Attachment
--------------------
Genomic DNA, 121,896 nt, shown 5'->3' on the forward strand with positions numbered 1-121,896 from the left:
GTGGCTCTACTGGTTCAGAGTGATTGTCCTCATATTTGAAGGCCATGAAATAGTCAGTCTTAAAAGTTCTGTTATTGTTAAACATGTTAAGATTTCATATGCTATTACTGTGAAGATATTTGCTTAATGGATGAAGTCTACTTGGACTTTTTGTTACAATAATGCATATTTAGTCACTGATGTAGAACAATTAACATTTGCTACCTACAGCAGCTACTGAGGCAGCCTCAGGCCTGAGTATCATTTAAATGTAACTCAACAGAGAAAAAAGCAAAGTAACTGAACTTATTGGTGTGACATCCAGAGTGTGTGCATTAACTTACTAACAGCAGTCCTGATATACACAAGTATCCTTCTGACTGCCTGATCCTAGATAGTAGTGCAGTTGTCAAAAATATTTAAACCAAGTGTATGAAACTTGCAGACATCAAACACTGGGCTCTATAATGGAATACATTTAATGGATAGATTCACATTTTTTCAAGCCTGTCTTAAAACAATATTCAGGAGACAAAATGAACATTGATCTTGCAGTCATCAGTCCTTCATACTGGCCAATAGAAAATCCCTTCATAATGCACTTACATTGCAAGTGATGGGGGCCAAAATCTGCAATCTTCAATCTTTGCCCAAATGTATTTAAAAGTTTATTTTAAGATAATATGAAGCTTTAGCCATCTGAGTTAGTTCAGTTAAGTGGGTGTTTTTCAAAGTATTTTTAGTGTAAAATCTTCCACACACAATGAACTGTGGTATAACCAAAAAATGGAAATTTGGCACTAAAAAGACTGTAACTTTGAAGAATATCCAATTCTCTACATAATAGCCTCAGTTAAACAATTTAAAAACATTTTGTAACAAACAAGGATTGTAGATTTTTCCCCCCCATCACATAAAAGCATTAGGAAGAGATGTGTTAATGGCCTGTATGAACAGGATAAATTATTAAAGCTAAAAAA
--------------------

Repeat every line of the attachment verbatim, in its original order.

Genomic DNA, 121,896 nt, shown 5'->3' on the forward strand with positions numbered 1-121,896 from the left:
GTGGCTCTACTGGTTCAGAGTGATTGTCCTCATATTTGAAGGCCATGAAATAGTCAGTCTTAAAAGTTCTGTTATTGTTAAACATGTTAAGATTTCATATGCTATTACTGTGAAGATATTTGCTTAATGGATGAAGTCTACTTGGACTTTTTGTTACAATAATGCATATTTAGTCACTGATGTAGAACAATTAACATTTGCTACCTACAGCAGCTACTGAGGCAGCCTCAGGCCTGAGTATCATTTAAATGTAACTCAACAGAGAAAAAAGCAAAGTAACTGAACTTATTGGTGTGACATCCAGAGTGTGTGCATTAACTTACTAACAGCAGTCCTGATATACACAAGTATCCTTCTGACTGCCTGATCCTAGATAGTAGTGCAGTTGTCAAAAATATTTAAACCAAGTGTATGAAACTTGCAGACATCAAACACTGGGCTCTATAATGGAATACATTTAATGGATAGATTCACATTTTTTCAAGCCTGTCTTAAAACAATATTCAGGAGACAAAATGAACATTGATCTTGCAGTCATCAGTCCTTCATACTGGCCAATAGAAAATCCCTTCATAATGCACTTACATTGCAAGTGATGGGGGCCAAAATCTGCAATCTTCAATCTTTGCCCAAATGTATTTAAAAGTTTATTTTAAGATAATATGAAGCTTTAGCCATCTGAGTTAGTTCAGTTAAGTGGGTGTTTTTCAAAGTATTTTTAGTGTAAAATCTTCCACACACAATGAACTGTGGTATAACCAAAAAATGGAAATTTGGCACTAAAAAGACTGTAACTTTGAAGAATATCCAATTCTCTACATAATAGCCTCAGTTAAACAATTTAAAAACATTTTGTAACAAACAAGGATTGTAGATTTTTCCCCCCCATCACATAAAAGCATTAGGAAGAGATGTGTTAATGGCCTGTATGAACAGGATAAATTATTAAAGCTAAAAAA